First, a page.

Was the US Right to Block the WTO Dispute Settlement?


The United States (US) was traditionally one of the most firm supporters of international trade liberalization, and used to be one of the strongest backers of the World Trade Organization (WTO) system. It was even one of the members who pushed hardest for the creation of the Appellate Body, the highest court in the system. However, this position did not last. The Trump administration started blocking appointments for Appellate Body judges (who need to be appointed by consensus). By 2019, the Appellate Body no longer had enough judges to achieve quorum, and therefore could not resolve any new cases. Even after the Biden administration took over, the situation has not changed significantly. 

This bipartisan position is concerning, as one of the most important functions of the WTO is dispute settlement, which helps prevent trade wars by allowing complaints to be solved through rules rather than economic or political retaliation. The loss of the Appellate Body weakened this function. Of course, the entire dispute settlement system has not collapsed. Just as there are lower courts that national law cases need to go through before reaching the Supreme Court, the Appellate Body only handles cases which have already gone through several phases. 

When a dispute arises, the parties start with consultations. If consultations fail, the complaining party can request the establishment of a panel to examine the case. Panels consist of independent experts who assess the claims and issue reports outlining their findings and recommendations. In the WTO system, panels function  similarly to the lower courts in a national legal system. Their rulings can be appealed to the Appellate Body, which ensures consistency and is meant to have the final say.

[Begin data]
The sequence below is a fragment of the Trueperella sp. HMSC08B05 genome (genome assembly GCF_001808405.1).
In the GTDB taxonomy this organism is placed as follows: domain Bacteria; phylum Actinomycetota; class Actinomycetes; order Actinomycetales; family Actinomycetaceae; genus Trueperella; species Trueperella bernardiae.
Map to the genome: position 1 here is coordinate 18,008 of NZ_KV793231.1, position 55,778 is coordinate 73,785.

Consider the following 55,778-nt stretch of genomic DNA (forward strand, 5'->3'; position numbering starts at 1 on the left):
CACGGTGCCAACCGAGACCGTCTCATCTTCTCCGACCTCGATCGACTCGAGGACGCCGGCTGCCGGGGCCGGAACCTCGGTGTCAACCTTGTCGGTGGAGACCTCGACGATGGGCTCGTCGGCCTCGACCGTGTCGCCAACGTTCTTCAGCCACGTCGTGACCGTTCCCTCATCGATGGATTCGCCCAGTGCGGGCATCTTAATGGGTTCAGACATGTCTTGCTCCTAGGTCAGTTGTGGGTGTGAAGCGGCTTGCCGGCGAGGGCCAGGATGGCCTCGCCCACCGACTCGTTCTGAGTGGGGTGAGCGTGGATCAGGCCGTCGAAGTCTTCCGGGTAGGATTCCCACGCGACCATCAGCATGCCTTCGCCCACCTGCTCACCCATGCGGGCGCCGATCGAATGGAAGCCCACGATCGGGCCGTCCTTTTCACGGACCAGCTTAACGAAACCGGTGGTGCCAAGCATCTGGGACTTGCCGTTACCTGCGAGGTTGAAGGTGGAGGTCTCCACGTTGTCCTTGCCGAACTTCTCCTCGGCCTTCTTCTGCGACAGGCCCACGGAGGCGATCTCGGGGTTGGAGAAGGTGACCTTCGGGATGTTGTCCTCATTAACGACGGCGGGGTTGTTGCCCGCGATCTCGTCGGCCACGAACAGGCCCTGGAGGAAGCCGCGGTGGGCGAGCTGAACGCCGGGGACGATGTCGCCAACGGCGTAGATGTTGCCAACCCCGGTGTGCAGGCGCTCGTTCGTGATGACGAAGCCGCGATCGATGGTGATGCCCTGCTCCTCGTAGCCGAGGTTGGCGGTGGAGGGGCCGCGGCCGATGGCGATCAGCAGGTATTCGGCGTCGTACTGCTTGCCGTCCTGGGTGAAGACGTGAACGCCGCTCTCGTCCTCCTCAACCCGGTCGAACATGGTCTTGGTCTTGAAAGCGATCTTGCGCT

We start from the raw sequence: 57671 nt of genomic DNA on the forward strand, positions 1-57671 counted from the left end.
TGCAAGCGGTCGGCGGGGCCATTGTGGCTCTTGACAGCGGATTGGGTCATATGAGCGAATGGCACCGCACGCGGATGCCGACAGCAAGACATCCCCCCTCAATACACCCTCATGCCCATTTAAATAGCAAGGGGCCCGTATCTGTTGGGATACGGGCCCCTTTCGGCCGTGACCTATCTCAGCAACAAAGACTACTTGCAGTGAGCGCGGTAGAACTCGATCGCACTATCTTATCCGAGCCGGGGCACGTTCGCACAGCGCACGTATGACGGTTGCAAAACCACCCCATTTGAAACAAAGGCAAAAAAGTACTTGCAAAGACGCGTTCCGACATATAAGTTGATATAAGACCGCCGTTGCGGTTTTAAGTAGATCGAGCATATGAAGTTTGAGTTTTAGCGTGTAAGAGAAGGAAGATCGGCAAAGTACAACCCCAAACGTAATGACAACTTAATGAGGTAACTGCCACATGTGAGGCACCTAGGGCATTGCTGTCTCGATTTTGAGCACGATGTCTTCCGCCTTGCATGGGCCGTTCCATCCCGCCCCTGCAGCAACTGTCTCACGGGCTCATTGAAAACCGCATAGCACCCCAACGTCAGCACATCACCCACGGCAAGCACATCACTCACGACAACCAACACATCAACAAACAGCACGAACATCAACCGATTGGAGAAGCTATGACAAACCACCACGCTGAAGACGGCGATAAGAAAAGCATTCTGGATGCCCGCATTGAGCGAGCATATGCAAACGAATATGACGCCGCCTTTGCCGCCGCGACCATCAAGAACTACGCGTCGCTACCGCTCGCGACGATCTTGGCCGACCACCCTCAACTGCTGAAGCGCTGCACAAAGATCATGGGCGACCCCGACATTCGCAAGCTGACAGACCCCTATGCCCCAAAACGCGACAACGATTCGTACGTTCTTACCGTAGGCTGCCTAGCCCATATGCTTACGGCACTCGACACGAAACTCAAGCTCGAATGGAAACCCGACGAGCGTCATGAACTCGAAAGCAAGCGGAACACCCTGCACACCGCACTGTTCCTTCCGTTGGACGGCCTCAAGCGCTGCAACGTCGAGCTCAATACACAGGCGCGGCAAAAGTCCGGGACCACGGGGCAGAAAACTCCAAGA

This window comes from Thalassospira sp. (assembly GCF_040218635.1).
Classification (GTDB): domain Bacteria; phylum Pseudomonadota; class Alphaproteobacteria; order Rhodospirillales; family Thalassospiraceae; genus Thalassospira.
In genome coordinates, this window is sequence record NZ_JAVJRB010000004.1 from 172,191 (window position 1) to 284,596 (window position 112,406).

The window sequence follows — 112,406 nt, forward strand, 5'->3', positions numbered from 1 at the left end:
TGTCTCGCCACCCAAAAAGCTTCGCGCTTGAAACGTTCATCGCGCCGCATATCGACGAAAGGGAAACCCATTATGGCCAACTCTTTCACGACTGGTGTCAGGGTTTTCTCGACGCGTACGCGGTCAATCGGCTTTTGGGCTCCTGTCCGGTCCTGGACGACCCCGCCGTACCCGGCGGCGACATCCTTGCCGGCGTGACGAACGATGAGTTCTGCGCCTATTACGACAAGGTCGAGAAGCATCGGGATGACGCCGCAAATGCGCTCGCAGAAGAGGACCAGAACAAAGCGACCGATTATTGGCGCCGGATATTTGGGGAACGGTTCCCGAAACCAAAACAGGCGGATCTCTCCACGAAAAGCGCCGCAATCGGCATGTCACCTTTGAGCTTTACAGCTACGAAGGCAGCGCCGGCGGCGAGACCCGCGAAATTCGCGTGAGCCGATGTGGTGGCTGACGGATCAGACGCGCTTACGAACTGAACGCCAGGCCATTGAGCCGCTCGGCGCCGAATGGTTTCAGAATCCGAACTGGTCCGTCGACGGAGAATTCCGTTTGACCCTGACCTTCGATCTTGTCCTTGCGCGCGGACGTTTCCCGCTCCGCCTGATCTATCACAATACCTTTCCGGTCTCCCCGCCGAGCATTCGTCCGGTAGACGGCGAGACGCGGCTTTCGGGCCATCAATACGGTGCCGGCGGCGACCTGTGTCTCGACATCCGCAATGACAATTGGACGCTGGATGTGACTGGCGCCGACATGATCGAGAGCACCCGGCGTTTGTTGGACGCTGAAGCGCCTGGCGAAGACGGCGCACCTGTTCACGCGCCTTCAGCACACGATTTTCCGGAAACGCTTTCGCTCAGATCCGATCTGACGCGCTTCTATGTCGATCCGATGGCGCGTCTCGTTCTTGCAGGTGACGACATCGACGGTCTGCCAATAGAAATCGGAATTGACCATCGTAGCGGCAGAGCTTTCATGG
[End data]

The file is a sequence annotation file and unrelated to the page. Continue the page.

Furthermore, it is clear that removing the Appellate Body risks making WTO law inconsistent. As mentioned, the ad hoc panels are still functional, and these can all decide cases for themselves. As a result, they have often had different interpretations of WTO legal terms, which the Appellate Body has fixed by adopting a single, “correct” interpretation on appeal. An example of this is the interpretation of the national treatment principle, which broadly speaking prevents imported products from being treated differently less favorably than like domestic products. Some Panels preferred an “aim and effect” test, which meant there was only a breach if the measure in question (e.g. an internal tax) was intended to discriminate against the import. Others said that breaches could occur so long as products had similar physical characteristics and were treated as interchangeable in the domestic market, regardless of whether the discrimination was intentional. The Appellate Body chose the second possibility, hence creating legal certainty by reducing inconsistency. Without a functional Appellate Body, there is nobody to choose which interpretation is right. Hence multiple, conflicting interpretations could all be equally valid.